I’ve always been fascinated by the many cries gulls are able to make. Sometimes, usually at daybreak, they cluck softly, happy to be alive. They’ll screech to ward off a territorial invader. Their scream is of a higher pitch when there’s food to be had and soon their gull cousins, hearing the call, wing in to capture their share of the booty. If a predator is around—eagles are certainly enemies—they’ll send out a three-alarm shriek, raising the threat level to red, “a terrorist is on its way.”
Our second Mitlenatch visit was a couple of years later in July. A month makes a big difference in the gulls’ lifecycle. Again, from the blind, we could see the eggs had hatched and brownish fluff balls meandered in the hollows, anxiously watched over by their parents. The eagles were as avid as ever and had merely switched targets. On our way from the beach, we’d heard the same screams, the same caterwauling from the gulls. Every 20 minutes or so, the scene would repeat. Swoop, screech, rising birds, relative quiet. Being located behind the cliffs, we couldn’t tell how successful the eagles were in capturing a chick, but it certainly wasn’t for want of trying.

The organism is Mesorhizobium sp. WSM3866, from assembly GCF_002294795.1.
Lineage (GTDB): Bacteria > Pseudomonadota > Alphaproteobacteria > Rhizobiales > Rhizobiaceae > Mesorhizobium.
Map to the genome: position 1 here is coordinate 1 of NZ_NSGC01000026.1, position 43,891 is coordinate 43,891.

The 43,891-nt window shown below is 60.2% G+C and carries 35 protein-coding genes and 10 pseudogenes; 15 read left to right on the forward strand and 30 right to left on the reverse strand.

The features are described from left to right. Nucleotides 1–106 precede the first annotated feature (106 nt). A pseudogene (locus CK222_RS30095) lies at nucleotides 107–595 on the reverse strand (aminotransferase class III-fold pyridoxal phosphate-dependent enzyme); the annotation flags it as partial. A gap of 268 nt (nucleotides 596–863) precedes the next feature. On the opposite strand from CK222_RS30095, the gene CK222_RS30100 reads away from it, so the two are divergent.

We’d spent the previous night there on Beyond the Stars, anchoring south of the island, with winds varying from 16 to 22 knots from the northeast. Although we were somewhat protected by the island’s cliffs, our exposure was still extensive. Would it be safe? We set anchor watches for 02:00 and 05:00 to make sure we weren’t dragging, but the Delta anchor was securely buried, the boat swung in its arc, the snubber stretched in the wind. In between anchor alarms, we slept like babies in a gently rocking cradle.